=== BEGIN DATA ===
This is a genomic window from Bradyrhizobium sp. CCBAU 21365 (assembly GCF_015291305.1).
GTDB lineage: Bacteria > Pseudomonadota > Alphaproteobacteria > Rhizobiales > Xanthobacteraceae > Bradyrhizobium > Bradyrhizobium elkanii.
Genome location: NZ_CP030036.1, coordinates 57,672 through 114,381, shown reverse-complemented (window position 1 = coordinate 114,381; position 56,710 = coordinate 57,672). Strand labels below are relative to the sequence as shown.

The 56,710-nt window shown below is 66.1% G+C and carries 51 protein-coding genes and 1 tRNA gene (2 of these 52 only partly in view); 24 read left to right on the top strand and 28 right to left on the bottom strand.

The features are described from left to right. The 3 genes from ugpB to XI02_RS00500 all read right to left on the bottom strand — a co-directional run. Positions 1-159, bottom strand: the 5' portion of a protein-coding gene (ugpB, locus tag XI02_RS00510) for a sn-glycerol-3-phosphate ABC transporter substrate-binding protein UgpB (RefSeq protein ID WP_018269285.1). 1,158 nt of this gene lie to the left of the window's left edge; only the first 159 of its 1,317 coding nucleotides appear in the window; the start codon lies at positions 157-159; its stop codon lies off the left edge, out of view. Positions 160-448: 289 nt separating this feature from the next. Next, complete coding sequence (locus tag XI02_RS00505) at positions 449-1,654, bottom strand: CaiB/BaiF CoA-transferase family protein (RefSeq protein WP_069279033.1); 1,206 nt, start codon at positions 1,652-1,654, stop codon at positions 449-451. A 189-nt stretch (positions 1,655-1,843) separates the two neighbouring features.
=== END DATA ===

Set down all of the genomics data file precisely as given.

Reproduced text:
This is a genomic window from Bradyrhizobium sp. CCBAU 21365 (assembly GCF_015291305.1).
GTDB lineage: Bacteria > Pseudomonadota > Alphaproteobacteria > Rhizobiales > Xanthobacteraceae > Bradyrhizobium > Bradyrhizobium elkanii.
Genome location: NZ_CP030036.1, coordinates 57,672 through 114,381, shown reverse-complemented (window position 1 = coordinate 114,381; position 56,710 = coordinate 57,672). Strand labels below are relative to the sequence as shown.

The 56,710-nt window shown below is 66.1% G+C and carries 51 protein-coding genes and 1 tRNA gene (2 of these 52 only partly in view); 24 read left to right on the top strand and 28 right to left on the bottom strand.

The features are described from left to right. The 3 genes from ugpB to XI02_RS00500 all read right to left on the bottom strand — a co-directional run. Positions 1-159, bottom strand: the 5' portion of a protein-coding gene (ugpB, locus tag XI02_RS00510) for a sn-glycerol-3-phosphate ABC transporter substrate-binding protein UgpB (RefSeq protein ID WP_018269285.1). 1,158 nt of this gene lie to the left of the window's left edge; only the first 159 of its 1,317 coding nucleotides appear in the window; the start codon lies at positions 157-159; its stop codon lies off the left edge, out of view. Positions 160-448: 289 nt separating this feature from the next. Next, complete coding sequence (locus tag XI02_RS00505) at positions 449-1,654, bottom strand: CaiB/BaiF CoA-transferase family protein (RefSeq protein WP_069279033.1); 1,206 nt, start codon at positions 1,652-1,654, stop codon at positions 449-451. A 189-nt stretch (positions 1,655-1,843) separates the two neighbouring features.